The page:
Saturday, 10 November 2012

Broad and Balanced

I had a bit of an awakening over the past few days. It seems I've been being secretly judgemental without any right. There's probably a word to describe me and it won't be complementary.

It started while I was waiting for my bacon sandwich with black pudding (thankfully, they seem not to have received the memo from my doctor). I noticed on the table an obviously popular newspaper. Surprisingly, despite the important events following the US presidential election and the Chinese Communist party conference, they had mainly gone with the existence of someone's breasts and some apparent BBC bashing. It left me wondering what kind of person would willingly admit to reading such a publication. Doubtless they would be shallow and of limited intelligence. Wouldn't they?

That evening, I was directed by Motorcycle News on Twitter to a documentary about the Isle of Mann TT. Called 'Isle of Man TT: A Most Dangerous Addiction,' it was excellently put together and presented by a typical English chap (by typical here I admit to meaning a white, middle aged, middle class bloke). However, this seemed odd as it's an Al Jazeera program.
Now, there are many things I accidentally let myself think I knew. Firstly, Al Jazeera is a news network prone to broadcasting beheading and inciting the Islamic world to jihad. Also, the people who watch the Fox news network would happily set the full force of the US military machine on anyone who has ever watched Al Jazeera. Meanwhile, people who watch the Channel 4 news (and Channel 5 for that matter) are a little like I think people who read the Daily Star must be, shallow and insular. I of course tend to get my news from the BBC who are above reproach, broad and totally balanced.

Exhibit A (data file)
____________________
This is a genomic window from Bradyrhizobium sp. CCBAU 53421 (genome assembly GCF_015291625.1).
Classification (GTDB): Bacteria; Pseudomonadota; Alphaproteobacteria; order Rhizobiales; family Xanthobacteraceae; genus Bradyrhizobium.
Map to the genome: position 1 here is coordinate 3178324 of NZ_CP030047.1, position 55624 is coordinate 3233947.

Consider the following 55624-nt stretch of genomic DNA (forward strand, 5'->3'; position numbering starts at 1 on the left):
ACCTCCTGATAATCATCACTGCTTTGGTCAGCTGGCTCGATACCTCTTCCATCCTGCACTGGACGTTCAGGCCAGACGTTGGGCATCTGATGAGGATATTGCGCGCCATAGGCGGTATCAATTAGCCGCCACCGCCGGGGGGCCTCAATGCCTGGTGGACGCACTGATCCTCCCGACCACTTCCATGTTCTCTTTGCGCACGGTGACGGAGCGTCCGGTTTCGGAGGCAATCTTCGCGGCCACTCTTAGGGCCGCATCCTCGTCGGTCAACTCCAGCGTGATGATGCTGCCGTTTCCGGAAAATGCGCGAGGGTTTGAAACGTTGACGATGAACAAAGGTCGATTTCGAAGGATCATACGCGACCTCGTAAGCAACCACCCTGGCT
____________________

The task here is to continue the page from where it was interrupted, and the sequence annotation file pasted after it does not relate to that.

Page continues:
But it turns out, I don't know anything. It turns out I'm the shallow one for making judgements based on people's news providers. At the end of the program about the TT, secretly wondering why there was no obviously Islamic slant, I went onto the live feed of the Al Jazeera English channel. I caught the end of someone being hugely critical about the USA in general while summing up a discussion I otherwise missed. Then there was a great deal of coverage of current affairs across the middle east and a teaser for a program about the ordeal of refugees in Israel. Actually, it came as no surprise and was mostly what I was expecting. However, I learned about things that were happening to people that the BBC didn't tell me. I feel quite well informed about the crisis in Syria for instance. Mind you, I thought I was before.

What could I learn if I regularly got my news from other networks? What am I missing? Perhaps I need to look around. Rather than expecting my news provider to be broad and balanced, maybe I'm the one that needs to be. One thing's for sure, I'm in no position to throw the first stone and I'd better remove the plank from my eye. That said, I'm not sure I'll start broadening my horizons by reading the Daily Star just yet.

No comments:

Post a Comment

Please leave a comment if you can. Let me know what you think. I crave feedback and human contact.